As with all good things, humid weather does have its downsides. For starters, those with oily or acne-prone complexions might get hit harder with their repercussions. “When humidity is high, [the] skin tends to produce more sebum. This can lead to clogged pores [which] means more chances of a breakout,” says Jaliman. “Higher humidity can breed more bacteria on your skin,” she adds. If you have oily skin, there are ways to keep your breakouts at bay when humidity strikes. “If your skin is oily and humidity makes it worse, you can use salicylic acid, [which] helps remove extra dirt and oils from your skin and reduce the number of dead skin cells that clog pores,” Jaliman suggests.
Skincare Products for Humidity
Whether you have dry or oily, acne-prone skin, switching your products during humid months — and with the seasons — is key to keeping your complexion clear and reaping the benefits of higher moisture levels.
“If you have drier skin, you’ll want to use a great humectant moisturizer or serum, like Sunday Riley C.E.O. Vitamin C Rich Hydration Cream. Look for ingredients like hyaluronic acid, sodium hyaluronate, glycerin, sodium PCA and propanediol (Zemea) to pull water into your skin, without leaving a heavy residue,” says Riley. “If you have oilier skin, you may feel your skin gets more congested in humidity. The trick is to exfoliate regularly with an AHA [alpha hydroxy acid]. This will remove the pore-clogging dead skin cells on the surface of your skin, which can create layers of buildup during humid months. You can lightly hydrate with a humectant moisturizer afterward and combat buildup within your pores with salicylic acid. A retinoid will also help to keep your skin clear and bright during more humid months.”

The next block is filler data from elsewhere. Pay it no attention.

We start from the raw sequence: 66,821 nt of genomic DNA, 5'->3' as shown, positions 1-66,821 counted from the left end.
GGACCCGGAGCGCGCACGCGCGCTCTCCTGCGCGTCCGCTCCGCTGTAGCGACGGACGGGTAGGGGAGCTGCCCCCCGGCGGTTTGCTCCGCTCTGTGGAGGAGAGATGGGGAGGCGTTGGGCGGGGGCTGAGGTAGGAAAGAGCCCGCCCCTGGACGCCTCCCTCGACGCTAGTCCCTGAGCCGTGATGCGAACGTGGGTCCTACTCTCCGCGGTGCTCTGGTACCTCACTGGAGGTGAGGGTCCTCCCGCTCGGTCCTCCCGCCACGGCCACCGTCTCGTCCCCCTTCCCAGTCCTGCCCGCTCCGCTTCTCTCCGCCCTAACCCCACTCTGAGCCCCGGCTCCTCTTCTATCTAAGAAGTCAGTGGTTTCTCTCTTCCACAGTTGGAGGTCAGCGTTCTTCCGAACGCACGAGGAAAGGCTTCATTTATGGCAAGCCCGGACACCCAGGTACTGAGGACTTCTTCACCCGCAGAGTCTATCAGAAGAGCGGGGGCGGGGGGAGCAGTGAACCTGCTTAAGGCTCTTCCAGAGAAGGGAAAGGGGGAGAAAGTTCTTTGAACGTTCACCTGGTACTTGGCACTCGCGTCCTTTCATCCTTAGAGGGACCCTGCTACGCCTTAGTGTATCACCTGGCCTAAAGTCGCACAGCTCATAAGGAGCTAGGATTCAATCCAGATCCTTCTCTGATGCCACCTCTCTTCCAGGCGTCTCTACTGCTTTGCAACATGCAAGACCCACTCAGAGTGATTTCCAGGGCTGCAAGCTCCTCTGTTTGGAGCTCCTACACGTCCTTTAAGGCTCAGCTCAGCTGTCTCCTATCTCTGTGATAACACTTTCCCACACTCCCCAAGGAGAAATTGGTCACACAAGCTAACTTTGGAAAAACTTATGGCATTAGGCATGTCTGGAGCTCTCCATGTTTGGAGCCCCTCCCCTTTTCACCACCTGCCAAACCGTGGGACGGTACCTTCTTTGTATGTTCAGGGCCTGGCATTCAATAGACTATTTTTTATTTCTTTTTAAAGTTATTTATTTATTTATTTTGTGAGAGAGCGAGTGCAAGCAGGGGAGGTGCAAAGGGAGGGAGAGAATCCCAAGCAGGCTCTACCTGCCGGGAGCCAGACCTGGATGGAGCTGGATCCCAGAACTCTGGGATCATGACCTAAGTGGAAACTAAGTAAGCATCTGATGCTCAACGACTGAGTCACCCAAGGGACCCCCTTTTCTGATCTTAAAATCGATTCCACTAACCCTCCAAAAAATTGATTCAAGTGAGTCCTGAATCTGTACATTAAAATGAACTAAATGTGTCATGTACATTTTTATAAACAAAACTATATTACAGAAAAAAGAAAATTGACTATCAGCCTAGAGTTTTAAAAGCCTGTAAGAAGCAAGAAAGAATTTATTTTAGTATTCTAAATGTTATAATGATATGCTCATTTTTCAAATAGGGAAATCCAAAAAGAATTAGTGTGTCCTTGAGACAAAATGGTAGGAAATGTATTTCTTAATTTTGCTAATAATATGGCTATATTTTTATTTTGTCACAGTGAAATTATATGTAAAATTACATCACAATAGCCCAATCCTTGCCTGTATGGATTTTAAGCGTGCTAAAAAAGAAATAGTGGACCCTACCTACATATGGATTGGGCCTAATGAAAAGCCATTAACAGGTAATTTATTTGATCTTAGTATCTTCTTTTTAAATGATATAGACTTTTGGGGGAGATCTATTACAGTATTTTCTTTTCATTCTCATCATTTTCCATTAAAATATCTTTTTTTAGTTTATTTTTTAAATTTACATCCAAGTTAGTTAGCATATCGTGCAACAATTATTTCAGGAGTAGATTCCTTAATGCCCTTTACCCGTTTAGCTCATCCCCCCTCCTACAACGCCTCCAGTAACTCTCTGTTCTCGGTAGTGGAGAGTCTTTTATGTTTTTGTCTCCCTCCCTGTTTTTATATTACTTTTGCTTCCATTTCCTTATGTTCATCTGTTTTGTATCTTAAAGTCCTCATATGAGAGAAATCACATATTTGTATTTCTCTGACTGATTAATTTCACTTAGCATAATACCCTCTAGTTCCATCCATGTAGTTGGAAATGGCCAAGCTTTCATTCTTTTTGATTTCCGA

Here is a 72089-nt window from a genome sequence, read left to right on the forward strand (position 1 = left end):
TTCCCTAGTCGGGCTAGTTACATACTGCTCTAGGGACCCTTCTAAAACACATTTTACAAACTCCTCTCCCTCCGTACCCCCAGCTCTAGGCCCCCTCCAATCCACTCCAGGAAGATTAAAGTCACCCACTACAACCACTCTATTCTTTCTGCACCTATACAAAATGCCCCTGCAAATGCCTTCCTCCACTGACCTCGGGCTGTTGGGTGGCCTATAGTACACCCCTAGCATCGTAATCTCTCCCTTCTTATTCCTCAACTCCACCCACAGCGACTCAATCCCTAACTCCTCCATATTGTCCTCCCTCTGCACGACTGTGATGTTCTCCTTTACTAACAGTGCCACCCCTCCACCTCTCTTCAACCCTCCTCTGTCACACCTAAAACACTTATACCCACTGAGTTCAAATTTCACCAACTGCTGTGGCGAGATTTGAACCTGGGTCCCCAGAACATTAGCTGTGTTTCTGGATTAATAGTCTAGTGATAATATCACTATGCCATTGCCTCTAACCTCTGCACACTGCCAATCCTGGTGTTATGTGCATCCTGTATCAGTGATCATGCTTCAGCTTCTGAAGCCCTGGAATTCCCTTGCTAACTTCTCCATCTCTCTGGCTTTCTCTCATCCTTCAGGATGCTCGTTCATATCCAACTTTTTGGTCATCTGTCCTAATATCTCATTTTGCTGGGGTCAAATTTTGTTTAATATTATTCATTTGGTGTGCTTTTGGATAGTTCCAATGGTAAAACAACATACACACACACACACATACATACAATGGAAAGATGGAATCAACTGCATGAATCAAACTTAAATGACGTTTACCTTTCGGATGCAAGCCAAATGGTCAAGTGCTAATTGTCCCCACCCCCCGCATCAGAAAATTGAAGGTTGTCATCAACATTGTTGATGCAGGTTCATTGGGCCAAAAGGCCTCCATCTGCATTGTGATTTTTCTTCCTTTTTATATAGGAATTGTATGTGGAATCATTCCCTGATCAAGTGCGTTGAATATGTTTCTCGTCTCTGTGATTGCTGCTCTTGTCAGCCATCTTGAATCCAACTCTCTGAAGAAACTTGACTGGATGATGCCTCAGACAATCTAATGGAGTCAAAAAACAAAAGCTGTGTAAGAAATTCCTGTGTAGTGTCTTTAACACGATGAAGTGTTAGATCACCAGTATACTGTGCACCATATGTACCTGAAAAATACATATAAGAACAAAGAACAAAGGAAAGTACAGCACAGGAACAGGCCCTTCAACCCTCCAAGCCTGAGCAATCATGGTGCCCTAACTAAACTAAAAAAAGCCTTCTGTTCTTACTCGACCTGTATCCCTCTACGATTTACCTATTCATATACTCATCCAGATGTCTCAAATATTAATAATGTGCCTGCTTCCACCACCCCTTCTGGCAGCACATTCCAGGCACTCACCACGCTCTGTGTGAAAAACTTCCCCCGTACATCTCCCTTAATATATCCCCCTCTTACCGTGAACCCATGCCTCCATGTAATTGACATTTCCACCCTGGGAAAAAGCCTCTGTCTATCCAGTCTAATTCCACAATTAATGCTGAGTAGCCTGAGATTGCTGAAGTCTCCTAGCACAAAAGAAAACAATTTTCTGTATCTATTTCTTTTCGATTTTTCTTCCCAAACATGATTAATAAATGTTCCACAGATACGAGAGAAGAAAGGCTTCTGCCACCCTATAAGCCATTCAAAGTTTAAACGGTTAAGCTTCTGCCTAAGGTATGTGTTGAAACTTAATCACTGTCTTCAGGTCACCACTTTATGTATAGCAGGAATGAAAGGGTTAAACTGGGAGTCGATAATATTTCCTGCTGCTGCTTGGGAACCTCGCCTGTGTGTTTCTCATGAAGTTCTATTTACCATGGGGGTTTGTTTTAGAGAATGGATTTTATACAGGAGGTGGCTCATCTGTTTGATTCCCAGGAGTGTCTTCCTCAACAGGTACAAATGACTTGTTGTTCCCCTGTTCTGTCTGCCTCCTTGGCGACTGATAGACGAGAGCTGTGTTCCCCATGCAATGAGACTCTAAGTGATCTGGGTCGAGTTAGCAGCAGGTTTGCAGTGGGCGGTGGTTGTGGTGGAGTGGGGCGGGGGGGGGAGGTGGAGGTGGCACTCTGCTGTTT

“I would suggest thoroughly cleansing twice a day, and clearing away dead skin cells with Good Genes Lactic Acid Treatment every morning,” says Riley. “If you have oily skin, apply U.F.O. Salicylic Acid Acne Treatment Oil in the evenings, followed with a touch of Tidal. If you have drier skin, apply a great, nutrient-dense oil like C.E.O. Glow Vitamin C Face Oil or Luna Sleeping Night Oil, follow with a touch of A+ High-Dose Retinoid Serum and finish by smoothing Tidal on before going to sleep.
In addition to these tips, here are some other skincare products for humidity.
Facial mist: “A facial mist is great for humid weather,” says Jaliman. “Spritzing your face with a skin-nourishing mist can soothe, refresh and invigorate your skin in no time,” she adds. And, not only is it cooling, but a facial mist can also help dry skin by locking in moisture, utilizing the humid air around you even more. When shopping for a facial mist, Jaliman recommends looking for a formula with rosewater as “it has anti-inflammatory properties, which can help reduce the redness of irritated skin.”
Hyaluronic acid serum: Hyaluronic acid works as a humectant, pulling in moisture from the air to keep your skin hydrated. If you are looking for a good, hydrating serum to use in humid weather, Jaliman recommends a hyaluronic acid serum. “It hydrates without clogging pores or adding any extra oil to the face,” she adds.
Natural skin oils: If you have dry skin, you might still be able to benefit from deep-nourishing natural oils like jojoba or coconut oil, as they will “dry on your skin without an oily residue,” explains Jaliman. Face oils shine in humid weather because you can swap out your thick winter moisturizer for a light-weight product. “Oil is a good way to hydrate your dry skin in the humidity without all those extra heavy ingredients [such as shea butter] that cream has.”